Friday, March 14, 2014

The Consequences of Wielding Providence

So I’ve let myself pause and re-evaluate where I’m really going to go with the Count of Monte Cristo these past couple days. The major aspect of the book, that I wrote about before which draws me into it, is the question of whether Edmond Dantes will really find happiness and peace after all the horrible and fantastic things he’s done. His drive to act for Providence gradually evolves for substituting himself in the place of Providence. I think I want to dig into his need to control and manipulate life, the resulting displacement of God and the consequences of that. I think I could even connect it to Alice (Hurrah!) and her desperate attempts for control over her Wonderlands.
Creative Commons 2.0/ Tony Delgrosso

Key Passages:

“Each time he pressed down with his foot, a jet of blood spurted from the man’s throat. Franz started backward and sank half-fainting into a chair. Albert remained standing, but his eyes were closed and he clung tightly to the window curtain. The count was as erect and triumphant as the avenging angel” (Dumas 143).
“ ‘I have always heard of Providence yet I have never seen it or anything resembling it, which makes me think it does not exist. I want to be Providence, for the greatest, the most beautiful and the most sublime thing in the world is to reward and punish’. But Satan bowed his head and sighed. ‘You’re mistaken he said, ‘providence does exist, but it is invisible; you have never seen anything resembling it because it works by secret springs and moves in hidden ways. All I can do for you is to make you one of the agents of Providence.’ I made the bargain with him; I may lose my soul because of it,” (213).
“…his last words were, “Maximilian, it was Edmond Dantes!,” The Count’s pallor became almost frightening; all his blood rushed to his heart and he was unable to speak for a moment…”For the first time I have forgotten myself in many years” (220)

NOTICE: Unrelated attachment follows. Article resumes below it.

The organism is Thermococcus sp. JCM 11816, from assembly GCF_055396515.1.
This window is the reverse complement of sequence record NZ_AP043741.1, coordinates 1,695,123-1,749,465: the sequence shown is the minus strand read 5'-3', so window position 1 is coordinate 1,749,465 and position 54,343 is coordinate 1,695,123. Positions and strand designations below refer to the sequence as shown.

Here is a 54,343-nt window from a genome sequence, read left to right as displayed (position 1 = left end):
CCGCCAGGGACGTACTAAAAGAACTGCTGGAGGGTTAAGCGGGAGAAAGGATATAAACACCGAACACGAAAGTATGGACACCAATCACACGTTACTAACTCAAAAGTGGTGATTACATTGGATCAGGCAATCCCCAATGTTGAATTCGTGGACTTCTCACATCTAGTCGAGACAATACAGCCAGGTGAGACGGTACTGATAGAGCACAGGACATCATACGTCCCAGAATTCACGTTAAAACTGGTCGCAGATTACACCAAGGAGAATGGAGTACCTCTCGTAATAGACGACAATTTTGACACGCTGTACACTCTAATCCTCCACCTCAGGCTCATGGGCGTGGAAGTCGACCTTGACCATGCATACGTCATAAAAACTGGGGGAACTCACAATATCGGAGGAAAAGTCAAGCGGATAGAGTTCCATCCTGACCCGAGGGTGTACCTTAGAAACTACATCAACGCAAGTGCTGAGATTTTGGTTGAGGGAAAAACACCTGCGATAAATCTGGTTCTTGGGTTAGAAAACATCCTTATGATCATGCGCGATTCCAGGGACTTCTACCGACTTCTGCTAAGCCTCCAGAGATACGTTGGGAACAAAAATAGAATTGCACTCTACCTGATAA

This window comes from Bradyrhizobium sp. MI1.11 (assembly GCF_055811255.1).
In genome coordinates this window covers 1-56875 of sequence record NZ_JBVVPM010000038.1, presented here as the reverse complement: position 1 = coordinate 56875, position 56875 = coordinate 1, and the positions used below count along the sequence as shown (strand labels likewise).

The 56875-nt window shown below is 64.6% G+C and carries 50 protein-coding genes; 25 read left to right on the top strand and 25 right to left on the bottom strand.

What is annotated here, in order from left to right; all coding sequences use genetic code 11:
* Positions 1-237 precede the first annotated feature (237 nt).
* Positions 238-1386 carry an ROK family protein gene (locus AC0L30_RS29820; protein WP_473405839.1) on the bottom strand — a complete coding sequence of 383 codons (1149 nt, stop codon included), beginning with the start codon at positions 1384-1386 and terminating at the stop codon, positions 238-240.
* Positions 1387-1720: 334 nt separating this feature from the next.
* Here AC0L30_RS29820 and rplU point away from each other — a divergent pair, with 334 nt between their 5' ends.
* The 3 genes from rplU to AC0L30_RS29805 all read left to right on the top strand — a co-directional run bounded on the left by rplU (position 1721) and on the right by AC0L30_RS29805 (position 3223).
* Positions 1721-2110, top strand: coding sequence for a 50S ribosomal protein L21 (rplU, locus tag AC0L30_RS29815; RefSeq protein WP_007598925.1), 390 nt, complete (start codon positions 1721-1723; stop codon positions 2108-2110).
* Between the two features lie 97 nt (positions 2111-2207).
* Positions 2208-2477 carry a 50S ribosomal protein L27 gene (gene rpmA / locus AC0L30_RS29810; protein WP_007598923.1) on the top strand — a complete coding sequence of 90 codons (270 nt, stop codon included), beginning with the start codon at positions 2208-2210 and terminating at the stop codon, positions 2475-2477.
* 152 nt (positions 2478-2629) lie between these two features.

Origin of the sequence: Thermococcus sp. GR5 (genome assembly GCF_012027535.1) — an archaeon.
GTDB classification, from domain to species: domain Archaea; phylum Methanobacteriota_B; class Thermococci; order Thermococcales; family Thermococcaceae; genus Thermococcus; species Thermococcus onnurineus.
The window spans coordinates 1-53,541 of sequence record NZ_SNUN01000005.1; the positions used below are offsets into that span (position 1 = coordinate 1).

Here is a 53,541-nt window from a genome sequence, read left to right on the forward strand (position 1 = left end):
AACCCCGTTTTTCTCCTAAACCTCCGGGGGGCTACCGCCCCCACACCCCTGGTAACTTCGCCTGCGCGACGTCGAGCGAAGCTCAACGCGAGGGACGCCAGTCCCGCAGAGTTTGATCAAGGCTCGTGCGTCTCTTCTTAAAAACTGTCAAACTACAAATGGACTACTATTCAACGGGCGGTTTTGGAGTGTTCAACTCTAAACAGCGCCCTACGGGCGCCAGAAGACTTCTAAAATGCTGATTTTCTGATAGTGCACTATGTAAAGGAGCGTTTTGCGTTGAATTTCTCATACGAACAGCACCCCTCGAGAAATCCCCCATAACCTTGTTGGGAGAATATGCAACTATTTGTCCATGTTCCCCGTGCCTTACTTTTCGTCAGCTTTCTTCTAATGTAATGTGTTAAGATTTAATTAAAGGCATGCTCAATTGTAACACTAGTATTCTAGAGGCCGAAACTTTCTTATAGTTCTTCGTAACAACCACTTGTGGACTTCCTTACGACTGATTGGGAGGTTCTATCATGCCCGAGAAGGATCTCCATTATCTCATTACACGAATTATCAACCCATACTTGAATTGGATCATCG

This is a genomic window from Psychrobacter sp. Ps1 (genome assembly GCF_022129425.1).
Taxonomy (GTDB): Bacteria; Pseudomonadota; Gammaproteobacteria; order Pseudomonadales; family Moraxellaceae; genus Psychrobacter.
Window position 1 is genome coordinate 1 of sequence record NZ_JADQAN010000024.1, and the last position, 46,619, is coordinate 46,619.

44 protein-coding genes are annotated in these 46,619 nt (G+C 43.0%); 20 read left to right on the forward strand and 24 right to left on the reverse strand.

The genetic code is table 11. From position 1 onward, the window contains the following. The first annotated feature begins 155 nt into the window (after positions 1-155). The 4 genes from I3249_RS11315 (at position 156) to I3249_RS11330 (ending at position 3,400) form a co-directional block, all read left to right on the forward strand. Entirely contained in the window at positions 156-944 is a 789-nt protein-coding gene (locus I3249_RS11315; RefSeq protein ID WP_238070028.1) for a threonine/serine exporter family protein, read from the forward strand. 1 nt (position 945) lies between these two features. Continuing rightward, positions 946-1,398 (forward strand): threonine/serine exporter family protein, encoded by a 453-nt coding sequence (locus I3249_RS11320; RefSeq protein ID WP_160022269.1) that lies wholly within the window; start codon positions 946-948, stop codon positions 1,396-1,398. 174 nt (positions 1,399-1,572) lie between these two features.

“There is a Providence and there is a God…the proof of it is that you’re lying there helpless, dying and denying God, while I stand before you rich, happy, healthy and safe, joining my hands before that God in whom you try not to believe, but whom you nevertheless do believe in the depths of your heart,” (343). 
“You say that without knowing the greatness of the sacrifice I’m making for you, Mercedes. Suppose the Supreme Maker, after creating a third world, had stopped there to spare the tears of an angel who would otherwise have wept over our crimes one day; suppose that, after having prepared everything and sowed the seeds of life, just as he was about to admire his work, God has extinguished the sun and plunged the world into eternal night-if have imagined all of this, you still won’t have any idea of what I’m losing by losing my life at this time,” (379).

“ ‘On your knees! This is our benefactor, the man who saved our father’s life…Julie clutched the Count’s hand, Emmanuel embraced him as though he would a tutelary god and Maximilian
Creative Commons 2.0/ Jerry Worster
once again fell to his knees. At that moment the man of bronze felt his heart swell in his chest and a flame seemed to dart from his throat to his eyes. He bowed his head and wept,” (447).

“…the Count of Monte Cristo reappeared. His features, ordinarily so calm and noble, were contorted with grief. In his arms he held the body of Edouard, whom he had been unable to bring back to life….as though he were afraid the walls of that accursed house might collapse on his head, he hurried out to the street, doubting for the first time that he a right to do what he had done,” (486).


So in these sections, I am most interested in the imagery and diction being used. I love the contrast of the powerful, religious description of the Count and the image of him in a much more humbled, humanized, broken posture. I also find it fascinating how the language used is so steeped with biblical connotations and allusions. I went to project Gutenberg, and did a quick search in the online text of the Count of Monte Cristo, and found that his full name, “Edmond Dantes”, is only used 40ish times throughout the whole book. His name as the Count or Monte Cristo occurs over 2000 times. I think I definitely want to find a concordance for the Count of Monte Cristo and check that out.


One effect of Dantes transformation into the Count and his pursuit of “righteous vengeance” is the near obliteration of his original identity. Also, when others invoke his name, rather than when he use it as a tool of fear, it still has the power to make him pause and connect back to humanity.


  1. Ooh, that's fun! I really like your phrase about the displacement of God--that's a really fascinating idea. If you're still brainstorming for ways to do social proof, I think it would be fun to talk to people that have read Monte Cristo and find out what their thoughts about that displacement of God idea are. That's a good phrase to latch onto. And I like how you connected it to Alice, I think her issues with control are a big part of what goes on in Wonderland and Looking-glass land. I'm excited to see what this leads to :)

  2. That is a great idea! I will definitely do that.